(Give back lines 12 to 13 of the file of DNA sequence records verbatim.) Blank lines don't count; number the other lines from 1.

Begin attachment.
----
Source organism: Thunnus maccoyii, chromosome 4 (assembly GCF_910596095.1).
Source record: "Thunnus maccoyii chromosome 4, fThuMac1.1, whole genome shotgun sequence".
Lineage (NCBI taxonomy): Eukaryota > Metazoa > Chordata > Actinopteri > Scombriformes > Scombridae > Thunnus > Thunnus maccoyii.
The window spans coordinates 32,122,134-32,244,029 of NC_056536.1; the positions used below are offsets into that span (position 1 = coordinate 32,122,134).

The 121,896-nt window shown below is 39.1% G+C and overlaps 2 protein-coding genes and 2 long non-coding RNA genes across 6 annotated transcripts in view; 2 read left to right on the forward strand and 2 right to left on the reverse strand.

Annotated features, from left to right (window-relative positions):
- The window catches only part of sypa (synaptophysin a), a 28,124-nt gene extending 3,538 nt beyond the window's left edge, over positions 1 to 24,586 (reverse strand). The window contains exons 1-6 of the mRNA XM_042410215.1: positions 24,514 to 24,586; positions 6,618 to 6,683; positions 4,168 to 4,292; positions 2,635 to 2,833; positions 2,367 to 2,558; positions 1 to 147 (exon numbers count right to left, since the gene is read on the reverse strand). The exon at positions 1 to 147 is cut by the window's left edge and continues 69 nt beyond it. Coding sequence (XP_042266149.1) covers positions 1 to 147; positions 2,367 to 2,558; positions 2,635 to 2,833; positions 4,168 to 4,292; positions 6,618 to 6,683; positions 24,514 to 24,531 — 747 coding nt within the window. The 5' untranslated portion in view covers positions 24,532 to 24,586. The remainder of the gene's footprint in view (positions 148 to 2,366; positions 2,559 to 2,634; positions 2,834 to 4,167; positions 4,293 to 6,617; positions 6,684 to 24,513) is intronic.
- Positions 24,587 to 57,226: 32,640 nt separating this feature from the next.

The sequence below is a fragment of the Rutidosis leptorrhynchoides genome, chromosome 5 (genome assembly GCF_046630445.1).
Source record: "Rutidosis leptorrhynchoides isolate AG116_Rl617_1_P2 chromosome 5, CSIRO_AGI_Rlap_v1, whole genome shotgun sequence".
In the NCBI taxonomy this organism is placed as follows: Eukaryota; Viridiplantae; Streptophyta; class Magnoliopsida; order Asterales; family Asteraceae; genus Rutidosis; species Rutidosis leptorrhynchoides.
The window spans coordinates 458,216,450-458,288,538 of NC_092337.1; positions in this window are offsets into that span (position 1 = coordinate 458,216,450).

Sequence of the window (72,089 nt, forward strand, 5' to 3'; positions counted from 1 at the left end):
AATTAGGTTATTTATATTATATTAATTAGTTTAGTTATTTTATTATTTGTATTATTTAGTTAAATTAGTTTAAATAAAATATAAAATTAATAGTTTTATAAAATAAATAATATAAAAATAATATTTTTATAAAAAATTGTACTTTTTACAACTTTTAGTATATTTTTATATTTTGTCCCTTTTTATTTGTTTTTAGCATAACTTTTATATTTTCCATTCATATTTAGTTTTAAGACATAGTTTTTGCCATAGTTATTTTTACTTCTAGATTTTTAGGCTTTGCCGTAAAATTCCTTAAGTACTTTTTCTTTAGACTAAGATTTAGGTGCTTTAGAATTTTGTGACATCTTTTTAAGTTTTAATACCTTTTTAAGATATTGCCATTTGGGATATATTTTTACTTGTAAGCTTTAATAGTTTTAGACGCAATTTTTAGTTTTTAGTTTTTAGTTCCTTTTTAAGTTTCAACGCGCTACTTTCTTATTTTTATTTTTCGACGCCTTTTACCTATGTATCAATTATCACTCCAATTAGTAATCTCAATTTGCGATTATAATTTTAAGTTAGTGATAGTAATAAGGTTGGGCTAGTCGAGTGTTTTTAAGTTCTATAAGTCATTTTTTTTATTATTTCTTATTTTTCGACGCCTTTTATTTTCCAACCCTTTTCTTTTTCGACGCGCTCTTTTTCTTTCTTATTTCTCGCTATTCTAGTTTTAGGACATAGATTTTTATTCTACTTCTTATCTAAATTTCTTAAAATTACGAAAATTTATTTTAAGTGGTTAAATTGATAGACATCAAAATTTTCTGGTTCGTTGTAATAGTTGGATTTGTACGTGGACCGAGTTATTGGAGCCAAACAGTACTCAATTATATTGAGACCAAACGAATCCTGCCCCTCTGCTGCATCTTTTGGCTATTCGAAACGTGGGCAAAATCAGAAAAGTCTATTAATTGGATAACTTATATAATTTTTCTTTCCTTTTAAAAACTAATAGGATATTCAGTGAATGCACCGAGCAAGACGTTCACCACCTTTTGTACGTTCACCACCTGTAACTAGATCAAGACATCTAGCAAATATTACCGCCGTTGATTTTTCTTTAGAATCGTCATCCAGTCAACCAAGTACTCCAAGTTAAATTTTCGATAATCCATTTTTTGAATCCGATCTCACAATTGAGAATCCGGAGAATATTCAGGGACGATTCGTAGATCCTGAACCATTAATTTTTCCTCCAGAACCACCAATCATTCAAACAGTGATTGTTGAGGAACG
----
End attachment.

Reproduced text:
The window spans coordinates 458,216,450-458,288,538 of NC_092337.1; positions in this window are offsets into that span (position 1 = coordinate 458,216,450).

Sequence of the window (72,089 nt, forward strand, 5' to 3'; positions counted from 1 at the left end):